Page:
So who were the stations? As mentioned, the first of the breed we’re interested in for the purposes of this feature is the daddy of them all: Raidió Baile Átha Cliath, which translates to Radio Dublin.
The rest of the stations are documented in alphabetical order and in many cases the Radiowaves station page will contain an expansion of the information presented here.
This list is far from exhaustive and contributions are encouraged.
Raidió Baile Átha Cliath
Founded in 1966 by Ken Sheehan, following tests, from the humblest of beginnings Raidió Baile Átha Cliathwould go on to become the longest-running pirate station not only in Ireland, but the world, and would write a history – good, bad and downright ugly – that could fill a curriculum.
From Ken’s home in Drimnagh, it would very irregularly broadcast for a couple of hours on Sundays.
The station moved to Prince Terry’s home in Crumlin in 1968 and Sunday broadcasts continued from there, although still very sporadic.
Sunday transmissions became more regular from 1969 with Prince Terry and Mark Tee usually on air from noon to 2.30pm.
The station closed in October 1972 due to P&T activity but returned for irregular transmissions over the following months – on shortwave and medium wave.
It was this period that Éamonn Cooke and Dr Don became involved.
Eventually they returned to regular Sunday afternoon broadcasts and by 1978 they were broadcasting a full week’s schedule.
Here’s a sample of Raidió Baile Átha Cliath from 1971
A Radio Dublin recording from October 1972. They were closing due to P&T activity.
Paul Downey on the guest DJ slot for Radio Dublin in 1976
An Anorak Hour interview with Prince Terry which gives an insight into Radio Dublin’s early days and includes some clips of the station.
Capitol Radio came late to the game in terms of this list of stations, but one of the station’s founders – Ed MacDowell – had run Radio Empathy earlier in the decade, and had a day out in court into the bargain.
Capitol Radio’s history is split into two distinct periods.
After a long absence, it returned in 1978 as a full-time broadcaster, but it is the 1975 broadcasts we are most concerned with here.
Having launched in August from a studio in Rathmines, Capitol broadcast on Sundays and Fridays.
It finished 1975 on a horrendous note, being raided on Sunday December 21st. They returned the following Sunday to explain the situation to their listeners and, apart from another short burst of activity, they remained off air until 1978.
A short snippet of Ed MacDowall on Capitol Radio’s return on December 28th 1975 following the raid on the station the previous week
Channel 70 launched as Radio Jacqueline in 1966 and remained on air until 1973 on 1320kHz with an approximate power of 100w. They also had regular programmes in the early hours at weekends. Station Page
A recording of Channel 70 from June 1971
Radio Atlantis broadcast from Naas, Co Kildare in 1971. It was run by Johnny Day and presenters included Jimmy St Ledger, Alistair Mac and The Duke. Incredibly, for the time, it used FM. Station Page
Radio Caroline Dublin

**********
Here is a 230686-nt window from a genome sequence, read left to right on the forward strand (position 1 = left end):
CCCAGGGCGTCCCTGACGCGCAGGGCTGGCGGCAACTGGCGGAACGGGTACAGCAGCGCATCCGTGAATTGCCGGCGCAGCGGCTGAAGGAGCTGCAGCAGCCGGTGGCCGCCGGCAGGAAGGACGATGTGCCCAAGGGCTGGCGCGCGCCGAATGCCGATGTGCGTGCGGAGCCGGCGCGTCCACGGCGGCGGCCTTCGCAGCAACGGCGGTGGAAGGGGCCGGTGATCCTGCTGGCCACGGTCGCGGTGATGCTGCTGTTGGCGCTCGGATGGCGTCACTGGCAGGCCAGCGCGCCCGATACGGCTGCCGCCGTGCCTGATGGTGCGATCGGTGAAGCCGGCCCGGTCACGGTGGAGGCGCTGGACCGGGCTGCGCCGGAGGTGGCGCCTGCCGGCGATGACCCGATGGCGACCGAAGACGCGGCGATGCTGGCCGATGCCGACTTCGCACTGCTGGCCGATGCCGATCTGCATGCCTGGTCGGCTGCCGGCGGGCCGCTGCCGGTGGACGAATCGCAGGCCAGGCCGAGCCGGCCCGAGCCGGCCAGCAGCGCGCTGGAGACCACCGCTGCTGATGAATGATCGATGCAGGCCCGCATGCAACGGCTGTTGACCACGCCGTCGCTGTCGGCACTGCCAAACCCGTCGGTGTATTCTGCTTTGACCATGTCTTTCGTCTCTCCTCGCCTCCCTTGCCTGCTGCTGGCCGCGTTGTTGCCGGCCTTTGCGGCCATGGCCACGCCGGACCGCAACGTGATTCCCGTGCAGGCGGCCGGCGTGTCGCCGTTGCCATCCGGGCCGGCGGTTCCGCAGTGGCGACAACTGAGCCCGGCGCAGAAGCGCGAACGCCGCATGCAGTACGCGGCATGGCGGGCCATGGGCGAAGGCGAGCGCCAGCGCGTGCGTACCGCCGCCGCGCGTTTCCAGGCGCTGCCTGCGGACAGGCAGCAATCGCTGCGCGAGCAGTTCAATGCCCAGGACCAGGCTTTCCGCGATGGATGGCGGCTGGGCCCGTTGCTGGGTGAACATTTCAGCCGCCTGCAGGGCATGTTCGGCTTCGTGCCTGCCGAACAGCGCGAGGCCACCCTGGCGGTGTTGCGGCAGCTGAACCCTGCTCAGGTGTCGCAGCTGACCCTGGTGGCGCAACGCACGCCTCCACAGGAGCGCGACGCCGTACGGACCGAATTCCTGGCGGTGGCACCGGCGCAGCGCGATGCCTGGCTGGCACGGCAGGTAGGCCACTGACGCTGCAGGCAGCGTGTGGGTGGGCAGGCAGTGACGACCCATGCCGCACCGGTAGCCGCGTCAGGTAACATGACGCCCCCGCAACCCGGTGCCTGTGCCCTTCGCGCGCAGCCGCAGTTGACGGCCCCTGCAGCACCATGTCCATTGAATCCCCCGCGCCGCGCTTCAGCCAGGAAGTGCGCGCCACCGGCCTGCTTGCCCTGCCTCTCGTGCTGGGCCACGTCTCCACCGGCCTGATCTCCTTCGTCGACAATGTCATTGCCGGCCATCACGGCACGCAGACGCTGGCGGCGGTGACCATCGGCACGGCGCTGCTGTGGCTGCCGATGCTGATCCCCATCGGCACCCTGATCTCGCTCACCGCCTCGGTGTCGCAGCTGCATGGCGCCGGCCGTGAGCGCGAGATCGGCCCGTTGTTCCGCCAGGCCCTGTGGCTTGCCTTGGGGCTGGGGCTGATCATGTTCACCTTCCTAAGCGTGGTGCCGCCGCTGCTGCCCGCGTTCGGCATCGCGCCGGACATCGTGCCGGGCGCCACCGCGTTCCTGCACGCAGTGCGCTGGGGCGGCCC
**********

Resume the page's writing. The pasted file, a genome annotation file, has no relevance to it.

In Summer 1969 Radio Romeo launched on 300metres and were on air Tuesday afternoons and Saturday nights.
In 1970 they changed name to Radio Caroline Dublinand broadcasts moved to Fridays and Saturdays, and later they came on only on Sundays.
Jiving Johnny Kay, Mike Walker and Mick Wright were the presenters and Saturday night fare often included a programme of DXing tips. Station Page
Here’s a sample of Radio Caroline Dublin from November 1970
Radio Cobweb was a Cork station ran by Jack O’Regan from his garden shed in 1971. Jack had earlier been responsible for Radio Skywave. Station Page
Radio Eamo was run by Éamon McGovern. The long-running station broadcast progressive music on 300m MW, usually on Saturday afternoons. Station Page
Radio Empathy first appeared in 1972 based in Churchtown and operated by Ed MacDowall.
As well as their MW transmissions the station also launched experimental broadcasts on 98.8MHz on the VHF band.
On April 6th 1974, Ed MacDowall was on air when the station suddenly disappeared at 1.10pm. Empathy had been raided and the authorities took everything.
The station never returned and Ed MacDowall appeared in court in 1975 but was let off as it was his first offence.
Ed went on to become one of the founders of Capitol Radio.
Radio Galaxy was the Tony Boylan incarnation for the time period under review. Usually on air between 1 and 2pm on 200metres, the range of music covered the whole spectrum of 78rpms until he closed down in 1972! Station Page
A very short clip of Radio North Dublin (from Radio Valleri documentary)
Radio Milinda was born in September 1972 and died at the hands of the State. They were just three months on air when they became the first station ever to be raided in Ireland. Broadcasts were regular on 300m from their studios in Gloucester Place.
Radio Vanessa launched from Tolka Estate in Dublin in September 1970 with programmes running for an hour on Sundays from midday. Probably not for the first time, nor the last, the station was named after a girl that they thought “was gorgeous”. Ceasing in 1981, Vanessa returned for a few sporadic broadcasts in early 1974. Station Page
Radio Vanessa test tx from Summer 1970 with Kenneth Edwards (from Radio Valleri documentary)
The recordings and images on this page come from a number of sources:- Ian Biggar, Al Russell, Gary Hogg, Prince Terry, Ken Baird all deserve our undying gratitude for working to keep the memories alive. Radiowaves.fm is proud to play whatever small role we can. firstname.lastname@example.org